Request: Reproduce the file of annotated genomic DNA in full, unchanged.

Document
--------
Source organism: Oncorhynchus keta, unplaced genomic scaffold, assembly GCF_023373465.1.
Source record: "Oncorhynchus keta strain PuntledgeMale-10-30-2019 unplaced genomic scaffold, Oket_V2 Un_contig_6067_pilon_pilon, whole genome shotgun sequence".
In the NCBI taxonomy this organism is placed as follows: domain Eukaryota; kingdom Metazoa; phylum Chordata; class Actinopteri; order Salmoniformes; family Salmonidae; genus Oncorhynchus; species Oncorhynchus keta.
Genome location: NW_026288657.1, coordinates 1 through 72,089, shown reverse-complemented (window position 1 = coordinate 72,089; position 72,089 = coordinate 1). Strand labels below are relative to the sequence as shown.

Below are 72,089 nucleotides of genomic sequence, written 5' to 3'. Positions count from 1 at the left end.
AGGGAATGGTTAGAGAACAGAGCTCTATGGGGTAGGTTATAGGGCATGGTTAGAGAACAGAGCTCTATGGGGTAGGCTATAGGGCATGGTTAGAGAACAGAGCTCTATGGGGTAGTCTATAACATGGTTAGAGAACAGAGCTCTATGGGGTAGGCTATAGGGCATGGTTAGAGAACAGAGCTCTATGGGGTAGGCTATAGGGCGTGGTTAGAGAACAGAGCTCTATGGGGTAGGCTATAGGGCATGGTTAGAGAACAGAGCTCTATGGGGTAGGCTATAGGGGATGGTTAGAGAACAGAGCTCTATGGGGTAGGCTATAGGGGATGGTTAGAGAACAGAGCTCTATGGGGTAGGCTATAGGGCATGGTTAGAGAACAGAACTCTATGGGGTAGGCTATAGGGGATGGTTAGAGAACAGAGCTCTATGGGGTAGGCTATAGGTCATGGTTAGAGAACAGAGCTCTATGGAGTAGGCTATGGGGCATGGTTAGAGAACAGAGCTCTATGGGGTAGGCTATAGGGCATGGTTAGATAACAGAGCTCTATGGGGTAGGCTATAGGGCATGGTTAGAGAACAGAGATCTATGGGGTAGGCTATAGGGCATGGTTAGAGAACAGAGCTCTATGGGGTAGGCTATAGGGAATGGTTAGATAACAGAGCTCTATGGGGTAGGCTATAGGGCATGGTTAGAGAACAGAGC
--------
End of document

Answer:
Source organism: Oncorhynchus keta, unplaced genomic scaffold, assembly GCF_023373465.1.
Source record: "Oncorhynchus keta strain PuntledgeMale-10-30-2019 unplaced genomic scaffold, Oket_V2 Un_contig_6067_pilon_pilon, whole genome shotgun sequence".
In the NCBI taxonomy this organism is placed as follows: domain Eukaryota; kingdom Metazoa; phylum Chordata; class Actinopteri; order Salmoniformes; family Salmonidae; genus Oncorhynchus; species Oncorhynchus keta.
Genome location: NW_026288657.1, coordinates 1 through 72,089, shown reverse-complemented (window position 1 = coordinate 72,089; position 72,089 = coordinate 1). Strand labels below are relative to the sequence as shown.

Below are 72,089 nucleotides of genomic sequence, written 5' to 3'. Positions count from 1 at the left end.
AGGGAATGGTTAGAGAACAGAGCTCTATGGGGTAGGTTATAGGGCATGGTTAGAGAACAGAGCTCTATGGGGTAGGCTATAGGGCATGGTTAGAGAACAGAGCTCTATGGGGTAGTCTATAACATGGTTAGAGAACAGAGCTCTATGGGGTAGGCTATAGGGCATGGTTAGAGAACAGAGCTCTATGGGGTAGGCTATAGGGCGTGGTTAGAGAACAGAGCTCTATGGGGTAGGCTATAGGGCATGGTTAGAGAACAGAGCTCTATGGGGTAGGCTATAGGGGATGGTTAGAGAACAGAGCTCTATGGGGTAGGCTATAGGGGATGGTTAGAGAACAGAGCTCTATGGGGTAGGCTATAGGGCATGGTTAGAGAACAGAACTCTATGGGGTAGGCTATAGGGGATGGTTAGAGAACAGAGCTCTATGGGGTAGGCTATAGGTCATGGTTAGAGAACAGAGCTCTATGGAGTAGGCTATGGGGCATGGTTAGAGAACAGAGCTCTATGGGGTAGGCTATAGGGCATGGTTAGATAACAGAGCTCTATGGGGTAGGCTATAGGGCATGGTTAGAGAACAGAGATCTATGGGGTAGGCTATAGGGCATGGTTAGAGAACAGAGCTCTATGGGGTAGGCTATAGGGAATGGTTAGATAACAGAGCTCTATGGGGTAGGCTATAGGGCATGGTTAGAGAACAGAGC